“SIX SEASONS”, Purcell Room at Queen Elizabeth Hall



 The harshness of climate-related disasters is often what makes Bangladesh newsworthy. It has however, arguably contributed to the exemplary resilience of its people. And the country’s six seasons – instead of the familiar four  – have also inspired generations of Bengalis to create music, art and poetry.


‘Six Seasons’ is one in a series of projects I have undertaken to try and secure a place for Bangladeshi art and culture in Britain’s rich and diverse mainstream cultural scene. I would like to thank Rachel Holmes and her team of experts at The Literature and Spoken Words Festival for their support towards achieving this end. My thanks also to Drishtipat Creative and the musicians for their commitment and whole hearted participation in the production. We hope that the contemporary placing of the poetry and songs of Tagore, Nazrul and Jibanananda will draw in a more diverse audience and introduce a younger generation to Bangladesh’s cultural heritage. It is once again an opportunity to give recognition to the plethora of world class British Bangladeshi artists and musicians based in the UK today. 








Rabrindranath Tagore (1861-1941) was a Bengali poet, songwriter, playwright, novelist and philosopher whose work reshaped Bengali literature and music in the late 19th and early 20th centuries. He became Asia’s fi rst Nobel laureate when he won the 1913 Nobel Prize in Literature. 


Kazi Nazrul Islam was a Bengali poet, songwriter, revolutionary and philosopher whose work espoused spiritual rebellion against orthodoxy and oppression. Nazrul wrote and composed nearly 4,000 songs, collectively known as Nazrul Sangeet, which are widely popular today.


Jibonananda Das is one of Bengal’s most cherished poets, who introduced modernist poetry into Bengali Literature. His Bengali poetry inspired a pride in Bengali nationhood, which was apparent during the war of liberation in 1971, which gave birth to Bangladesh.







Script and Director Leesa Gazi (Drishtipat Creative)
Music Directors Kishon Khan, Soumik Datta, Sajib Azad
Music Director (Vocal) Imtiaz Ahmed
Choreography Rubaiat Sharmin Jhara
Performers Mita Chowdhury, Arun Ghosh, Jimmy Martinez, Pinu Sattar, Sujit Mukherjee, Nobonita Chowdhury, Sohini Alam, Faisal Gazi, Aanon Siddiqua, Labik Kamal Gourob
Artwork/stage design Shankha Iqbal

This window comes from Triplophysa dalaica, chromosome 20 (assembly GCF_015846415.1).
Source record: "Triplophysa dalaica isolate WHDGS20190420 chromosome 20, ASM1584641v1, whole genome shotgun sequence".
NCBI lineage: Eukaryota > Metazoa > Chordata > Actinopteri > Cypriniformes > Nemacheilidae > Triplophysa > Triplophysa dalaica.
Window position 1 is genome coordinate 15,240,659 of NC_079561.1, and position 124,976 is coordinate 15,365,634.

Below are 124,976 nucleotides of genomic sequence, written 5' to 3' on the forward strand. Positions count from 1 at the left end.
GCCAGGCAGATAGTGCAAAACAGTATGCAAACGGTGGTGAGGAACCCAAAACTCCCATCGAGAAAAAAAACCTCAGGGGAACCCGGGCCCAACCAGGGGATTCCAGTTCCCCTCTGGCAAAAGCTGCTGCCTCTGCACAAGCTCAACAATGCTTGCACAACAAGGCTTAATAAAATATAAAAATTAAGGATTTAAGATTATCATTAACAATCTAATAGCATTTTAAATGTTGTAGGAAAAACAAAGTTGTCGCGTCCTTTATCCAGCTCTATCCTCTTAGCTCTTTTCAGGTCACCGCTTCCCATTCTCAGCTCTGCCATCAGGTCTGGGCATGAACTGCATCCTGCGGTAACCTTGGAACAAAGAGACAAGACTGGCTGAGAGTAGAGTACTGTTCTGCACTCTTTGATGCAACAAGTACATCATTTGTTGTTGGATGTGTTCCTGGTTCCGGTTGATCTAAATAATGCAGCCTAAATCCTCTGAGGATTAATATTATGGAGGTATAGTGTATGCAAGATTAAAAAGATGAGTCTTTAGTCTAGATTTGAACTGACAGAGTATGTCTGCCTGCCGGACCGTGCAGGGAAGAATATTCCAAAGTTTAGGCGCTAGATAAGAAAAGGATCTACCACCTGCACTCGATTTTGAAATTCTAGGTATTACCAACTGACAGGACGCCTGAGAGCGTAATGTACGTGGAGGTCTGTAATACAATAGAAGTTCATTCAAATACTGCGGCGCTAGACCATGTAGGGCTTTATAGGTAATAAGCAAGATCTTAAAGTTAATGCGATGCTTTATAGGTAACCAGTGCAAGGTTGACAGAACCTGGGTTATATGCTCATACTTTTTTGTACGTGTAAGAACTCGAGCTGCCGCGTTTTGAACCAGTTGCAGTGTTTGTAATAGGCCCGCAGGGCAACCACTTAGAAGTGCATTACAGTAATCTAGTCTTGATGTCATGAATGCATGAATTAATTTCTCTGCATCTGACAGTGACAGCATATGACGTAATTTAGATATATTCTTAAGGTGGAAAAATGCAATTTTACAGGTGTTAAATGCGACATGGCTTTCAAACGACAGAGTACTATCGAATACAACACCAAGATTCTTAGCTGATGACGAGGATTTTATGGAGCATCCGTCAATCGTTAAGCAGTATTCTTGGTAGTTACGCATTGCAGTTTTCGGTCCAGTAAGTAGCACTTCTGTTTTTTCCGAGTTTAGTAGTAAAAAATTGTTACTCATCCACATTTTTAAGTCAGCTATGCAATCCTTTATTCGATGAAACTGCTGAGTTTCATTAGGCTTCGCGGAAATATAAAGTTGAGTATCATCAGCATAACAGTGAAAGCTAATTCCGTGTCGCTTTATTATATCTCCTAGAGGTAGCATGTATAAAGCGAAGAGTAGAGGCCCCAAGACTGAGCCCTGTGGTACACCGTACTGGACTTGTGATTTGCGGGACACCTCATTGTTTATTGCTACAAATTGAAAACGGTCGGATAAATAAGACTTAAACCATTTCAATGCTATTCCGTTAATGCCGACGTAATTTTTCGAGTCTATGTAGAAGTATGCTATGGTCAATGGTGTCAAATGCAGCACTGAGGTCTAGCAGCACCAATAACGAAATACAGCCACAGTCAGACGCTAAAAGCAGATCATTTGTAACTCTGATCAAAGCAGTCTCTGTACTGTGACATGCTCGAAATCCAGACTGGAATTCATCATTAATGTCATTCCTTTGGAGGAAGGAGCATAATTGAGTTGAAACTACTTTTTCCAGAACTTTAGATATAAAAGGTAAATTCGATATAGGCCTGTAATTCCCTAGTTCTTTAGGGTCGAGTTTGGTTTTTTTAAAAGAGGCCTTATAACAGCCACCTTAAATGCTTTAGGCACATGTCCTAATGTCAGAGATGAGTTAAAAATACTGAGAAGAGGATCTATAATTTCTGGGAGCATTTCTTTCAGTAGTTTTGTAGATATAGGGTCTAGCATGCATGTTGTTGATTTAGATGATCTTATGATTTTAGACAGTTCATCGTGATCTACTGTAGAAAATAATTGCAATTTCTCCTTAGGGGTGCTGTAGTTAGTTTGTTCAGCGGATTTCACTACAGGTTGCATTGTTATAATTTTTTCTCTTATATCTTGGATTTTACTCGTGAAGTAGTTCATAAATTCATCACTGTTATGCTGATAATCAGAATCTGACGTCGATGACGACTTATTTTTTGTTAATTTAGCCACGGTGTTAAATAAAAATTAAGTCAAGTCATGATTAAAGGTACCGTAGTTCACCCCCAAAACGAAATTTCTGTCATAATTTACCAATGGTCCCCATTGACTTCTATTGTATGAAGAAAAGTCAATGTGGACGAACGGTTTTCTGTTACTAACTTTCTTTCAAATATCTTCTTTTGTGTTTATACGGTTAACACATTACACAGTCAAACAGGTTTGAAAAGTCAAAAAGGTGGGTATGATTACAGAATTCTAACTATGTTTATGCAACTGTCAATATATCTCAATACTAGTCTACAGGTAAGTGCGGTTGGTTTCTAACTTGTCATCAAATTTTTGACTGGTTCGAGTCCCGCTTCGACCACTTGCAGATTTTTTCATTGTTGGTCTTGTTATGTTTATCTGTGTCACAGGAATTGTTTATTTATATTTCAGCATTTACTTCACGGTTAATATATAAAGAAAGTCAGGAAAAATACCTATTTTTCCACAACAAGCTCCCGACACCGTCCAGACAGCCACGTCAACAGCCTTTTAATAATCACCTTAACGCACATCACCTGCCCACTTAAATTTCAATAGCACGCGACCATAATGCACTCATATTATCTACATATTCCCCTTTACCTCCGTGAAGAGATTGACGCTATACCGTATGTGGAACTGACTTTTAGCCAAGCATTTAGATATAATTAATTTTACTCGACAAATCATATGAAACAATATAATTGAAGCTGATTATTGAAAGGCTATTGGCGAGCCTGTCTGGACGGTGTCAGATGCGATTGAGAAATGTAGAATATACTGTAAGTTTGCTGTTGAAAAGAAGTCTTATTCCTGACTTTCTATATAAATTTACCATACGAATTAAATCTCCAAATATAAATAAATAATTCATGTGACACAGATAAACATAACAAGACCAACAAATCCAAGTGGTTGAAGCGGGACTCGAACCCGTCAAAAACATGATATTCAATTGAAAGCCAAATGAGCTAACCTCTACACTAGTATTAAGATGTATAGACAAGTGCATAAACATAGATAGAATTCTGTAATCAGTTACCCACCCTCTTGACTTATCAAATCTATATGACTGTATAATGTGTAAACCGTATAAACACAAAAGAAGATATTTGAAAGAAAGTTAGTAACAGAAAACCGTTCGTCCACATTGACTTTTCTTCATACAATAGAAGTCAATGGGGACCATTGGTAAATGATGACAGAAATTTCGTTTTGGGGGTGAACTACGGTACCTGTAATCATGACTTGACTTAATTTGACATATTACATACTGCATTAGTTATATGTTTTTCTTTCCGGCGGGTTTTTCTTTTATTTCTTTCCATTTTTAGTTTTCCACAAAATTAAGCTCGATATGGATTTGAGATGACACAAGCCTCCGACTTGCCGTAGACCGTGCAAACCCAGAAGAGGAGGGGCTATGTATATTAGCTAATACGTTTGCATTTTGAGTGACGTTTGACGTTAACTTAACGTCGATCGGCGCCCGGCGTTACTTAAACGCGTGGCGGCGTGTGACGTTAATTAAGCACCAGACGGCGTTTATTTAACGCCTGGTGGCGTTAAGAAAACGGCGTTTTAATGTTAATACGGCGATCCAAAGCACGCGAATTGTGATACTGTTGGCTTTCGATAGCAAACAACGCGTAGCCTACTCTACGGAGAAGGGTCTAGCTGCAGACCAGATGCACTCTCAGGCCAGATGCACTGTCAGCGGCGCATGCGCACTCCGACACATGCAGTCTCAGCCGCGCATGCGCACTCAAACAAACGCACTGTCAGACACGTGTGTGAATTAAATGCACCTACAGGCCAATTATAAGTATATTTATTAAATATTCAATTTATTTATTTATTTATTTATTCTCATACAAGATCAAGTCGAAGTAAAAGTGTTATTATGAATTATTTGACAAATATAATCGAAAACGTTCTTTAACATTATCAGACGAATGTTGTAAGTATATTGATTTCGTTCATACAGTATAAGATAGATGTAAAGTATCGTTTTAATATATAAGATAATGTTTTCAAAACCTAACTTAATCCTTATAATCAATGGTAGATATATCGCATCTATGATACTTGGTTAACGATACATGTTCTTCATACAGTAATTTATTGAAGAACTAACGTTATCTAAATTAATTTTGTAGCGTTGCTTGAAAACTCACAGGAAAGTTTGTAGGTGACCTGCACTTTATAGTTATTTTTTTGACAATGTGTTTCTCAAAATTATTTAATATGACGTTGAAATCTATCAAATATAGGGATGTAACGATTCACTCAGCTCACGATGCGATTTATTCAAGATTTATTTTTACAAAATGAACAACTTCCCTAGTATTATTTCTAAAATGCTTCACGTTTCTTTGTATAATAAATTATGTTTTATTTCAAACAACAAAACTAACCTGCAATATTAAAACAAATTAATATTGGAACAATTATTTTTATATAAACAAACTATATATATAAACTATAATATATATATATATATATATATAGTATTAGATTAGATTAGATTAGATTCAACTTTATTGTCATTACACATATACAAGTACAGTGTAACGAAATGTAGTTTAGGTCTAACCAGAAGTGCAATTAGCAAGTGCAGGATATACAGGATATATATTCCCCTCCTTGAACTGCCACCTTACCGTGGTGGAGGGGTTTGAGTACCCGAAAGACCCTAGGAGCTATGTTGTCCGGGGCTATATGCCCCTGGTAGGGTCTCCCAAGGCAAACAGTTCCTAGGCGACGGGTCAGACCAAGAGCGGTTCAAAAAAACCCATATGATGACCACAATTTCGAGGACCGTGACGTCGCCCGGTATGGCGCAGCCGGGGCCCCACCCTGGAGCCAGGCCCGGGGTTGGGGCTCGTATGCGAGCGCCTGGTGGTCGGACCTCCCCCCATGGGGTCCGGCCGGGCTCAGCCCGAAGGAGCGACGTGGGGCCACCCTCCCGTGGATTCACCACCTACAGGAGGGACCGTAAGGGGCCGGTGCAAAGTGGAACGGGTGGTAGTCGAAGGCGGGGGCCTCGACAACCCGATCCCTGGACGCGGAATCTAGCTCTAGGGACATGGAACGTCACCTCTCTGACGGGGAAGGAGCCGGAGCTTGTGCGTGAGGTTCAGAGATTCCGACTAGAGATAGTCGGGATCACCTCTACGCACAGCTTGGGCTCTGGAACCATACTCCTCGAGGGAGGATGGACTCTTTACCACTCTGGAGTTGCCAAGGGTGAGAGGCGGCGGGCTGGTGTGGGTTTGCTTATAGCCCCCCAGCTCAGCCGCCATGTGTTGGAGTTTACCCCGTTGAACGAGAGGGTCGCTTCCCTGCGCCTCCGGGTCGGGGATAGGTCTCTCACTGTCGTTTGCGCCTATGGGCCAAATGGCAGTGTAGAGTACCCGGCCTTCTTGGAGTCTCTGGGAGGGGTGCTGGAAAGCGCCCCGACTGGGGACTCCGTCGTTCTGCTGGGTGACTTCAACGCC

Light Ishrat Nishat
Backstage support Rohini Alam
Production coordinator Aneire Khan 




Leesa Gazi was a member of the Nagorik Theatre Group as an actor in Bangladesh for many years. She is currently leading the London-based cultural group Drishtipat Creative as director, actor and script writer. She is a novelist and a writer of short stories. Her recent plays include Shopno Bilash, and Sonata with Tara Arts.


The music of Bangladeshi born Londoner, Kishon Khan, fuses a medley of world influences with a London sound, consistently crossing boundaries. As pianist, arranger and composer, Kishon has worked with a wide array of prestigious world artists, living and collaborating on numerous projects across continents. He is founder and director of the Cuban funk outfit Motimba and the band Lokkhi Terra – combining his Bangladeshi heritage with music from Africa and the Americas. He has recently finished composing music for the feature film The Last Thakur (London Film Festival) and is about to release Lokkhi Terra’s new album No Visa Required.


Soumik Datta was trained by the legendary Sarod maestro Pandit Buddhadev Das Gupta. Having authored three solo albums, he is recognised as a young talent within the British Asian classical music world. He has won several awards globally and runs his own world fusion band Samay. Presently completing a Masters in Composition at Trinity College of Music, Soumik is working towards connecting the improvisational aspects of Indian classical music with elements of orchestra and electronica.


Sajib Azad is a local composer, DJ and is in the experimental electronic band After Art. He has previously performed at a number of London Fashion Weeks and Tokyo Design Tide Festival. He has also composed pieces for a number of theatre productions, television and advertisements.


Imtiaz Ahmed is an exponent of Tagore songs. He has accomplished a distinguished style and regularly performs in countries around the world. His album on Tagore songs in India has acclaimed appreciation in both East and West Bengal. Imtiaz is also well known for rendering the songs of ‘Pancha Kabi’ – the five famous composers of Bengal. He is the lead performer and music director of Drishtipat Creative.





Photos by Simone Sultana & Nasser Gazi



3 Responses to ““SIX SEASONS”, Purcell Room at Queen Elizabeth Hall”

  1. faizul khan tanim Says:

    sweet 🙂

  2. saliha ayub Says:

    The music, script and lyrics of this show swept one like a dust storm – it bathed the audience into the living waters of the oasis of a true fusion of 2 cultures. The choreography of the dances, the garments, the jewellery, and the costumes together with the splendour of the modern instrumentals with the music of Tagore of past ages all blended to make this show come alive. A thoroughly enjoyable and relaxing evening with expectations of more like this in the future.

  3. ingrid jobson Says:

    Apologies for the delayed comment. The evening of poetry, music and dance has vividly stayed in my mind. I had a thoroughly enjoyable evening. The successful combination of these different genres was a unique and original cultural experience. Having visited Bangladesh I felt it expressed very much the essence of Bengali life. The finale with the modern musical ‘take’ on traditional themes was absolutely wonderful and equally enjoyed by the audience, as was obvious from their spontaneous show of appreciation.

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